For once it will stop
Stop the day they give a war
You rise up, join hands
By the millions, possibly billions,
Linked together by the net
And by love, and by common sense.
At last you will rise, singing
“At last my spirit shall have water!
At last my cries shall be heard!
At last my thirst shall be slaked!”
Yes, you will rise up and you will say
In a voice thunderous and magnified
By the whole world joining in,
Say, “Those people are our friends,
We chat with them by day and by night.
We know their hopes, we know their dreams,
We know their troubles, we know their fears.
We know them, we know their names.
“Jane and Matthias. Terese and Sindhuja.
Mark, Parikhitdutta, and Min.
We even marry them now and then —
They shall not this time be murdered.
“You will not touch them,
Our brothers, our friends;
This once the bombs won’t fall.
This once the bombs won’t fall.
You politicians and preachers,
You capitalists and bankers all —
This once the bombs won’t fall.”
Yet you know it will ever be a dream
Just a dream, just a mere dream.
It will ever be a dream
If you, if we, keep on dividing,
Never uniting, never joining,
But instead just staying, just keeping,
To my echo chamber or to yours.
So let’s come together
Let’s come together,
Let’s come together.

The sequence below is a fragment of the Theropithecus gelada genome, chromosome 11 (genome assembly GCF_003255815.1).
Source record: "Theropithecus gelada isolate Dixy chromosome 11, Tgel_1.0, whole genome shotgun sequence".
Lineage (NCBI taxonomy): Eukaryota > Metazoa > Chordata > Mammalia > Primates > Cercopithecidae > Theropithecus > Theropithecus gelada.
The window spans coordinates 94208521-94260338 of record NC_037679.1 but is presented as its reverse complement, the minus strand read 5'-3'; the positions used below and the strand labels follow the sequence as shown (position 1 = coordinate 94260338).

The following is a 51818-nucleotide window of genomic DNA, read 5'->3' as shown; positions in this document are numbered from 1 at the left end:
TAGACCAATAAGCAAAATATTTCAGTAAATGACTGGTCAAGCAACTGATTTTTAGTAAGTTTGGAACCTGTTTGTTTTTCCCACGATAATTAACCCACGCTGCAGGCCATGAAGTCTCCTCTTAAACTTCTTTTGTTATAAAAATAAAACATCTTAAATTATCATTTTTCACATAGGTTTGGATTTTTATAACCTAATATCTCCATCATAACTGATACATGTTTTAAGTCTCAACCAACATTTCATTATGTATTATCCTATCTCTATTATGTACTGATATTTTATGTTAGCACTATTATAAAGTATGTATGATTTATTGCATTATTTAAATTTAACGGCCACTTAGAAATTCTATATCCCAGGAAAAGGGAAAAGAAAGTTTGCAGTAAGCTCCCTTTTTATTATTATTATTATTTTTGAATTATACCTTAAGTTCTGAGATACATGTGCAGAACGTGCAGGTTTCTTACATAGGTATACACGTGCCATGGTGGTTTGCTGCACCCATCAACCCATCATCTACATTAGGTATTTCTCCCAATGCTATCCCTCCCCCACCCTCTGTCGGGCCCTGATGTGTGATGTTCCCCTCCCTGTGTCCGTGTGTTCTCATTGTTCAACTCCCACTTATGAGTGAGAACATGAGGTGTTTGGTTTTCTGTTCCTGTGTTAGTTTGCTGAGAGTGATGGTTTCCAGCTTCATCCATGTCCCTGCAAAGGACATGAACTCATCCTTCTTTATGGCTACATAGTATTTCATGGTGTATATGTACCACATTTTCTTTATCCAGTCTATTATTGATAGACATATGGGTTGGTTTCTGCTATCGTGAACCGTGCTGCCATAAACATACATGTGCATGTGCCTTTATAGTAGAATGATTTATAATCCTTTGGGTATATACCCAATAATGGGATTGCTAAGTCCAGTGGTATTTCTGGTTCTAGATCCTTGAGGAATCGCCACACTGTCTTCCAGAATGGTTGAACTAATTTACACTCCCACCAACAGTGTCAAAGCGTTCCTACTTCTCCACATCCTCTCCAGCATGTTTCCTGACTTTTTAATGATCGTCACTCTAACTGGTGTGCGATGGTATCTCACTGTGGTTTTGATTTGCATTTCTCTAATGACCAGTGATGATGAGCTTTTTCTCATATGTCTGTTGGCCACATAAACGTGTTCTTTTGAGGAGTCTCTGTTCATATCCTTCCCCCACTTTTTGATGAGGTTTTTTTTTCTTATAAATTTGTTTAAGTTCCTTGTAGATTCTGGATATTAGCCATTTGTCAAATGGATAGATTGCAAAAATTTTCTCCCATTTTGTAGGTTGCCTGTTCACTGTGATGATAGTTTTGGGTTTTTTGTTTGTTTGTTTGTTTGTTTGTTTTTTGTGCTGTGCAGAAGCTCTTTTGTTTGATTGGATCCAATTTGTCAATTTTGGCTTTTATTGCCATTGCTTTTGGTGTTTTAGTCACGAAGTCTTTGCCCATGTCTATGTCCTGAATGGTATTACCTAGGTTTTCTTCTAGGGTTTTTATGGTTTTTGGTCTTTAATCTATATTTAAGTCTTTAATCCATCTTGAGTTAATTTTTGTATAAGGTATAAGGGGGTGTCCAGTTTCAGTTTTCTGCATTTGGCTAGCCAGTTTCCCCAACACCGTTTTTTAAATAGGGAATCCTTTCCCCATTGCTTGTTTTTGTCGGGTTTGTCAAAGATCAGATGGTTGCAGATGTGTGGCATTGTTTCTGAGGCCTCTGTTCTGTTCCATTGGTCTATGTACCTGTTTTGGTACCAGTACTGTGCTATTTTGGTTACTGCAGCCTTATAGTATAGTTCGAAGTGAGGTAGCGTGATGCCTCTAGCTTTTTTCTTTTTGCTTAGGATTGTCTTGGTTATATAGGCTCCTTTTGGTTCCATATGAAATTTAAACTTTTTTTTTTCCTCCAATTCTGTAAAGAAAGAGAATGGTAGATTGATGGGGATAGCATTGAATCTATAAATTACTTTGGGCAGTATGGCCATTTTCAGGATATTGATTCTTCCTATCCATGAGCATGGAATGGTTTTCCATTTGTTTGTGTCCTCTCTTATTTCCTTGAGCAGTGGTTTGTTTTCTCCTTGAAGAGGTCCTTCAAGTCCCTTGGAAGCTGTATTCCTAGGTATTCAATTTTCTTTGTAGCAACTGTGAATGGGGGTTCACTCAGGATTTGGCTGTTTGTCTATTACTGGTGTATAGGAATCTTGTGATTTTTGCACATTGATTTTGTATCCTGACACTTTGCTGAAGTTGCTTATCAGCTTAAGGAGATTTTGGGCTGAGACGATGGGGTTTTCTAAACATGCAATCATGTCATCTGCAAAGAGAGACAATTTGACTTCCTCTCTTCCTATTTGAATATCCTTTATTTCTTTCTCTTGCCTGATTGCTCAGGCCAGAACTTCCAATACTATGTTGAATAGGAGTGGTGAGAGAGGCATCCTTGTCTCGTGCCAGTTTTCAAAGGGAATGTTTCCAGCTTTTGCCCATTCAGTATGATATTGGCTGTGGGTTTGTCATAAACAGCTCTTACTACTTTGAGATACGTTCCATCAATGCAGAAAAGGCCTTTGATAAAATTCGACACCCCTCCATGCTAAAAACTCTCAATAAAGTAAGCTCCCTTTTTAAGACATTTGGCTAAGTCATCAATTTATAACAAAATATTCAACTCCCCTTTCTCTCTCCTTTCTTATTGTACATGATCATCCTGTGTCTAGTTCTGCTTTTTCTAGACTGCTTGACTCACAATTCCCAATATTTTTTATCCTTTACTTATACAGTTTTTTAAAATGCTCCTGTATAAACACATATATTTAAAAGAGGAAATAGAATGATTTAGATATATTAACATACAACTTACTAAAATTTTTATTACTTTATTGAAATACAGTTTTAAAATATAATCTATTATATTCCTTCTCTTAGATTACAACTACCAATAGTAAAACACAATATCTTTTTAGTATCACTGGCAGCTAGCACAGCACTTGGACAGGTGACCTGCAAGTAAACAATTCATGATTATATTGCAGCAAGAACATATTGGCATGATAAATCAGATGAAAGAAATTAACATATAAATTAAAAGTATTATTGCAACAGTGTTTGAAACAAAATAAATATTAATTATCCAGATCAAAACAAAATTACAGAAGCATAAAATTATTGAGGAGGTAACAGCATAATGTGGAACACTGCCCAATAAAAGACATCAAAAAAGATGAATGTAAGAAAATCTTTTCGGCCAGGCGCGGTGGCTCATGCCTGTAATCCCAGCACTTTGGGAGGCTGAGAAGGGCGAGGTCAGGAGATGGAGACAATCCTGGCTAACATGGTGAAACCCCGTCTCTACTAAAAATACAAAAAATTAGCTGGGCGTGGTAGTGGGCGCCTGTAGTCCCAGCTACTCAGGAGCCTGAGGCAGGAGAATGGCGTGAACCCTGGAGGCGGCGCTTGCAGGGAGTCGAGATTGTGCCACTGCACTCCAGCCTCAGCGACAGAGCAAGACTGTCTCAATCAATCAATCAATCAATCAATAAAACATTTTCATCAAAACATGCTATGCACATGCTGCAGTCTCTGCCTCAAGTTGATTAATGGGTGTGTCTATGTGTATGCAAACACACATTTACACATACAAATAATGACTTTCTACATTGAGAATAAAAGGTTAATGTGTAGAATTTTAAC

So let’s come together
Before the nukes fall,
Before the demons fall.
Before we die in the winter,
And we come together
Never once come together at all.
Please seriously consider spreading this poem — spreading it to your site, to the social media sites — in an effort to make it go viral. We need it viral well before the next war, we need folks mulling over the idea of rebelling against the violence. Spread this poem and then you too write — write about the ideas presented in the poem. For you, for your brothers and for your sisters, for your children after you — stop the wars of aggression!
Please Note: Matthias has responded by dedicating his poem, Pooling Strength, to this cause.
Bruce has reposted the poem on “The Life and Times of Bruce Genencser“.
Kat has responded by posting this article: I Don’t Know Anything About War.
(About a 7 minute read)
Often, when I think of the people in my life who have most deeply — some might say “most traumatically” — impressed me as smart in some ways and stupid in others, I think of my high school math teacher, Mr. B.
No one — not even I — questioned Mr. B’s competence as a mathematician. I will submit, however, that Mr. B, despite his smarts in math, was twenty years ahead of his time in some kinds of stupid.
I had Mr. B as a teacher in the early 1970s. William F. Buckley was alive, and Buckley was frequently a very smart man. He also had the clout to be the intellectual guardian of the Republican Party. That is, if he decided someone or some group was too stupid to fit in as a Republican, Buckley would use his considerable influence to exile them from the Party. The Republicans have no one like him today. Today,. the crazies have become the Party.
The John Birch Society was one of the groups Buckley succeeded in kicking out of the Party. The “Birchers” believed — in the way stupid people fanatically believe things — all sorts of nonsense. For instance, they thought Dwight D. Eisenhower was a willing tool of the Soviet Union and a deliberate traitor to America. Buckley thought the Birchers were in danger of sliding into fascism. Perhaps he was right.